If ever uncertain whether or not pulling into a particular weigh station would benefit yourself and/or others sharing our nation’s roadway system, it is best to err on the side of caution and proceed accordingly instead. It is better to be safe than sorry.

How to Find Your RV’s Weight

Weighing your RV is an important step to ensure you are traveling safely and legally.

The best approach for obtaining an accurate weight of your RV is to use a CAT scale, which can be found at many truck stops on the way. A CAT scale will provide the most accurate weight measurement for large vehicles like RVs.

Of course, the manufacturer of your RV will list the empty weight of your RV on their website and in the manual that came with your RV.

To weigh a towable RV, start by driving onto the scale with both the pickup truck and any towed vehicles.

This will give you a total weight of both combined. Then, drive off the scale and park the trailer in a nearby parking space or lot before returning to the CAT scale with just your truck. You can then get an accurate reading of the amount of weight of your RV alone.

It’s also important to keep in mind that there may be different requirements for weighing depending on what state you’re in and whether or not you have an oversized load permit.

For example, some states require commercial vehicles over certain weights to stop at weigh stations while others only require them if they are carrying hazardous materials or oversized loads. If unsure about local regulations, it’s always best to check with local authorities first before proceeding through any weigh station checkpoint.

Realizing the heft of your RV is essential for guaranteeing you stay secure and within regulations while driving. With that knowledge in hand, it’s time to find out how to locate the nearest weigh station for further verification.

Key Takeaway: Weighing your RV is an important step for safe and legal travel, so use a CAT scale at truck stops to get the most accurate weight measurement. Depending on where you are traveling, you may need to stop at weigh stations if carrying hazardous materials or oversized loads – check with local authorities first before proceeding through any checkpoint.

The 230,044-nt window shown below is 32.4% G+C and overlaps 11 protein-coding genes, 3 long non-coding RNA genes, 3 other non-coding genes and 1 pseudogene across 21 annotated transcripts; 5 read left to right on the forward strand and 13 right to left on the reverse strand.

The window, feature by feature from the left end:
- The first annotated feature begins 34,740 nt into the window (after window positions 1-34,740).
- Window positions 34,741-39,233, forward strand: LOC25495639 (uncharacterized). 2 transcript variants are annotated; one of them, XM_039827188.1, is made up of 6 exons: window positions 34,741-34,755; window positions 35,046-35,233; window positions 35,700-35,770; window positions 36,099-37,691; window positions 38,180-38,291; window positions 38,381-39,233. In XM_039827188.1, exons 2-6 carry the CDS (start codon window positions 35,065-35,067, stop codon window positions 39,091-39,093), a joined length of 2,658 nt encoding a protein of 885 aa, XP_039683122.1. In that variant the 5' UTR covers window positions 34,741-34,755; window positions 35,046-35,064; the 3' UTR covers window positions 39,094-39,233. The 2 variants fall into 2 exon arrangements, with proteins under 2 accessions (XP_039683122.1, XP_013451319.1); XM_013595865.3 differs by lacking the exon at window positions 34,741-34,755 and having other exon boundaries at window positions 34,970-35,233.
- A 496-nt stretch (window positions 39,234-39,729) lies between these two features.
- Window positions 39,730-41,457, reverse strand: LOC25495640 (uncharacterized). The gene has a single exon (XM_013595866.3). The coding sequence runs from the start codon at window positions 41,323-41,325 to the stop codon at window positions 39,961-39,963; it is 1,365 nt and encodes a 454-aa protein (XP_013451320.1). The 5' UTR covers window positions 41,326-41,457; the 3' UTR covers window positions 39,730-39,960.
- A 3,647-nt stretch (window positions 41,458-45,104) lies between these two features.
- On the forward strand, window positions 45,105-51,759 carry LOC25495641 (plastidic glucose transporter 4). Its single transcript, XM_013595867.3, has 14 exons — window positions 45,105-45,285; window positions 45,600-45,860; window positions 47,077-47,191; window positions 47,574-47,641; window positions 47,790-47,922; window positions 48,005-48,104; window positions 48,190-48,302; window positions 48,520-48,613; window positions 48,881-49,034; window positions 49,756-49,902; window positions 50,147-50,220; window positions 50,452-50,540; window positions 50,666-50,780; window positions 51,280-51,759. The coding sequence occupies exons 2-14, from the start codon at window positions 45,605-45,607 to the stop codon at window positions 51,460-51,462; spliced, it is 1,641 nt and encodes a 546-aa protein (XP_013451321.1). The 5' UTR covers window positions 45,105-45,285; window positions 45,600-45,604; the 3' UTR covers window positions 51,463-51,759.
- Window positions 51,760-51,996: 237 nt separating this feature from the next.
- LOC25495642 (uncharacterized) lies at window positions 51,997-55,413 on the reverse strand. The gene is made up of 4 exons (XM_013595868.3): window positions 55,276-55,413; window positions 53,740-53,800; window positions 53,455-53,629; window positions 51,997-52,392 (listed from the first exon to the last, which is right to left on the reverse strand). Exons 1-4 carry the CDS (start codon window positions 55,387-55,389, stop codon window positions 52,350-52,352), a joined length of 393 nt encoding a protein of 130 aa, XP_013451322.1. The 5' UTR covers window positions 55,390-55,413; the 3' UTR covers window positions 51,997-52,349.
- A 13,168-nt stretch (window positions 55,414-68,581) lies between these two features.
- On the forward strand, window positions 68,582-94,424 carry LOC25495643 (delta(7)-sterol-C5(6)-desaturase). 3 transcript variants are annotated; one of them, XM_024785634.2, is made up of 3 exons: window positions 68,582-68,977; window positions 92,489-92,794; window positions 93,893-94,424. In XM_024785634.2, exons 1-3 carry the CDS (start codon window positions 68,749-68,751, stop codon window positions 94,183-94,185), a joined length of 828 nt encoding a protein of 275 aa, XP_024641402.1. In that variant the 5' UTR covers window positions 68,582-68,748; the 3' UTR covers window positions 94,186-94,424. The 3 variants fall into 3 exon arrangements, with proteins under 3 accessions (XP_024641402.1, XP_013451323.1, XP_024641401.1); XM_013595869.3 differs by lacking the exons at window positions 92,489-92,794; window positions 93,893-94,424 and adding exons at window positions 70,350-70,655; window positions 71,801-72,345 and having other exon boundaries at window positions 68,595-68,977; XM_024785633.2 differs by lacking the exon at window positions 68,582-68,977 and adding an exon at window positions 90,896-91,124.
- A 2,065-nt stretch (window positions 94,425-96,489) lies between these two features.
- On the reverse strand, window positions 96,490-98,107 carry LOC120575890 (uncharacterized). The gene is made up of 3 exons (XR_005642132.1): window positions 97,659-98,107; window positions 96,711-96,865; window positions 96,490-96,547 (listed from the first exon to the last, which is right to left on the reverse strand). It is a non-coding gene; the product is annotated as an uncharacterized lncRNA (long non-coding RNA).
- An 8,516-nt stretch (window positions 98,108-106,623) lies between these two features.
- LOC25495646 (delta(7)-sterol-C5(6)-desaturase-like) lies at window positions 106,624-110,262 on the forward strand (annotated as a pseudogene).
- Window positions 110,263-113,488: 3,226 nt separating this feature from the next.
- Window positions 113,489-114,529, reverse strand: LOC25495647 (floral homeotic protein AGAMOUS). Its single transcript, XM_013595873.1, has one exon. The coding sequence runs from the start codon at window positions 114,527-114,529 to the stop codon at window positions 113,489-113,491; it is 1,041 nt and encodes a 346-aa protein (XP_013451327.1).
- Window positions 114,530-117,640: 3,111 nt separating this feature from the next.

How to Find the Nearest Weigh Station

Weighing stations are designed to ensure that commercial vehicles comply with weight limitations on highways and bridges.

The easiest way to find the nearest weight station is by using Google or Apple Maps. Simply type in “weigh station near me” and it will provide you with a list of nearby locations. You can also use the Coops Are Open website which provides information about state-by-state regulations as well as maps showing all active weigh stations across the United States.

Granted a lot of the weigh stations I pass in my RV aren’t open. And online resources may not show you open weigh stations exclusively.

Note that the website is not secure, so on Google Chrome at least you will get a warning before it takes you to the site. But since it does not require you to enter any personal or payment info, it’s not an issue.

If you know what state you plan on traveling through, you can contact the Department of Transportation (DOT) in that particular state for detailed information regarding any applicable laws or regulations related to weighing RVs at local weigh stations.

This includes specific requirements such as whether certain classes of vehicles must stop at designated scales along certain routes or if there are any exemptions based on size or weight restrictions for recreational vehicles (RVs).

It’s always best to take advantage of available resources like these when planning your RV travels, as many states require RVs over a certain weight limit to pull off at designated scales regardless of registration status. With this in mind, it pays dividends to register your RV beforehand if time is limited during the trip – that way you can avoid any unexpected hiccups along the road.

Key Takeaway: Planning a road trip with an RV? It’s wise to research local weigh station regulations in the states you’ll be traveling through and take advantage of resources like Google or Apple Maps, as well as Coops Are Open website.

Do You Have to Stop at Every Weigh Station in an RV?

Drivers of any commercial vehicle over 10,000 pounds must stop at every weigh station they come across that is open.

Never think about skipping a weigh station, even if there’s a long line; the risks are too great to ignore. Weigh stations are important checkpoints for all vehicles traveling on public roads and highways in order to ensure safety and compliance with state regulations.

RV owners should be aware that their recreational vehicles may require them to stop at these locations as well. If your RV weighs more than 10,000 pounds when fully loaded, you must make sure you follow the rules and stop at each weigh station along your route.

This includes motorhomes, travel trailers, fifth wheels, toy haulers, and pop-up campers alike – no matter what type of RV you have or where it’s registered.